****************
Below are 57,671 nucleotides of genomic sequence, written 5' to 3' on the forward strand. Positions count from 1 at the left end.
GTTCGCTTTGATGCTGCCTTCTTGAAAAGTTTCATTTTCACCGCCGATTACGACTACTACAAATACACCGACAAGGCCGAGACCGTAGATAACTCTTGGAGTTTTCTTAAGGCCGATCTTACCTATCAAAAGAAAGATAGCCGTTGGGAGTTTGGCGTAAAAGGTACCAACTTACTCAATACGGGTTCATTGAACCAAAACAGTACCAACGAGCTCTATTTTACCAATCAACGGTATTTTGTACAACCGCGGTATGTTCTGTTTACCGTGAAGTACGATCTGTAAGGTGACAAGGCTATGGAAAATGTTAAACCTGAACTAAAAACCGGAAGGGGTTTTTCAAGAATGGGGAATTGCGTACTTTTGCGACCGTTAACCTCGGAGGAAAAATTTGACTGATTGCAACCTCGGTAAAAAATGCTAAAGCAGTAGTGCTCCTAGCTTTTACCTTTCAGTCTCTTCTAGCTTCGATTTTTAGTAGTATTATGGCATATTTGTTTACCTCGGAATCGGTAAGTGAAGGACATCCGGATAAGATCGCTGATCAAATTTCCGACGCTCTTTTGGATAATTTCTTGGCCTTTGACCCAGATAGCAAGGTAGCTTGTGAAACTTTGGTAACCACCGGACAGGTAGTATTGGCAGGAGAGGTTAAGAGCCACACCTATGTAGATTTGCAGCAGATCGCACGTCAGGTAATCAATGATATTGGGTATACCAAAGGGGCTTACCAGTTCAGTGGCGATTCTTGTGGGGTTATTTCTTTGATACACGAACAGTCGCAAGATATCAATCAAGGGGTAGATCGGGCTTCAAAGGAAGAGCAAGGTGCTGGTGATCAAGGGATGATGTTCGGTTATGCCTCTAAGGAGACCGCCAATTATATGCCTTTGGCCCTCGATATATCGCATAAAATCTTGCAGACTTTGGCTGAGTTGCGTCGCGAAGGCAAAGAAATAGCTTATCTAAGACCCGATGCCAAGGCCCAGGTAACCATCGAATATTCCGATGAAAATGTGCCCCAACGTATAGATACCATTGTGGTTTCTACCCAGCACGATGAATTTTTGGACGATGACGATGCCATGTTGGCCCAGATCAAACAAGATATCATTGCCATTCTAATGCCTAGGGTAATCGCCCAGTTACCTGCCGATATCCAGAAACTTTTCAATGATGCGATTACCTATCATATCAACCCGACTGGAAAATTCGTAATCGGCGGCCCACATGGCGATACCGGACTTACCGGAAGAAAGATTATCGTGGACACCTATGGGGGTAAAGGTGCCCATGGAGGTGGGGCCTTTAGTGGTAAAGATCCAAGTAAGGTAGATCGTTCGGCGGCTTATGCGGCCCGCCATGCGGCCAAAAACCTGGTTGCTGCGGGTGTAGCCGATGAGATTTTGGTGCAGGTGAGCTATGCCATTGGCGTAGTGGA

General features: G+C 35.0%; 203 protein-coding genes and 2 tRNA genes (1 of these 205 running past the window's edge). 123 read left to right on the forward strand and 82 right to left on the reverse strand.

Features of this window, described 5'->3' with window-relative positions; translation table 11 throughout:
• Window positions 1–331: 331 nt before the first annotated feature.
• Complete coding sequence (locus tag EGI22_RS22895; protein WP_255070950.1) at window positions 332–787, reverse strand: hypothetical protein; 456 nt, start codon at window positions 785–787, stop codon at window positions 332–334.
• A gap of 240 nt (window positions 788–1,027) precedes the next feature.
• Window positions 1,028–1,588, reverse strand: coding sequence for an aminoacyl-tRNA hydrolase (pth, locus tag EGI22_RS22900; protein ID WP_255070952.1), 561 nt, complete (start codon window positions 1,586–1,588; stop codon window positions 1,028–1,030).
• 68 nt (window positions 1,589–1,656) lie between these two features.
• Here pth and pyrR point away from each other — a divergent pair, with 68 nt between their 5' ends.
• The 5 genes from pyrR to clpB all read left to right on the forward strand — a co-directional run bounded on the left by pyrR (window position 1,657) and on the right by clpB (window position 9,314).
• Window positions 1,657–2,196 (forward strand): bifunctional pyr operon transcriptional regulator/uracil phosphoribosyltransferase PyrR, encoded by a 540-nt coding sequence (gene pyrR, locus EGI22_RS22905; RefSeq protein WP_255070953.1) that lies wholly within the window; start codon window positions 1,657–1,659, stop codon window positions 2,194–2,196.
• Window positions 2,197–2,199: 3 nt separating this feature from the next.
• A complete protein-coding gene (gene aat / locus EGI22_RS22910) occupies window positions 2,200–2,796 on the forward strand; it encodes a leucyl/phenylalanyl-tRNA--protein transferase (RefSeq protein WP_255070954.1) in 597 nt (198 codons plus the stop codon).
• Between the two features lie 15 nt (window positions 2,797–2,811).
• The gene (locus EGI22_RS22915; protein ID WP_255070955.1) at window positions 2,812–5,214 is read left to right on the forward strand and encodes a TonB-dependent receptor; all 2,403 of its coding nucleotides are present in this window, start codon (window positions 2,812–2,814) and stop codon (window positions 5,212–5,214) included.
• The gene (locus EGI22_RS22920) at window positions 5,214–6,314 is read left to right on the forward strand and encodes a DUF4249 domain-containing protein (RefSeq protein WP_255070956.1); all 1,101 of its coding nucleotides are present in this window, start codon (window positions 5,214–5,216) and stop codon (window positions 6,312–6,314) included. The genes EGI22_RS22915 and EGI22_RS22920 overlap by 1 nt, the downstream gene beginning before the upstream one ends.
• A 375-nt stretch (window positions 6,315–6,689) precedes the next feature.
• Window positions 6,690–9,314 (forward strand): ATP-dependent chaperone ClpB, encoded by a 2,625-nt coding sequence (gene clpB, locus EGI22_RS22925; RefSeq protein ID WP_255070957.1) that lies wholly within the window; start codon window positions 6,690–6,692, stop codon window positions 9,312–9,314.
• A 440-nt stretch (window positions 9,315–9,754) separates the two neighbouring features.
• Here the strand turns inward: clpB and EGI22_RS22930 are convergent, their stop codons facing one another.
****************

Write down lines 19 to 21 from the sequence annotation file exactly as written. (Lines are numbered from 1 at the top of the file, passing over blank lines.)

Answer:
• Window positions 6,690–9,314 (forward strand): ATP-dependent chaperone ClpB, encoded by a 2,625-nt coding sequence (gene clpB, locus EGI22_RS22925; RefSeq protein ID WP_255070957.1) that lies wholly within the window; start codon window positions 6,690–6,692, stop codon window positions 9,312–9,314.
• A 440-nt stretch (window positions 9,315–9,754) separates the two neighbouring features.
• Here the strand turns inward: clpB and EGI22_RS22930 are convergent, their stop codons facing one another.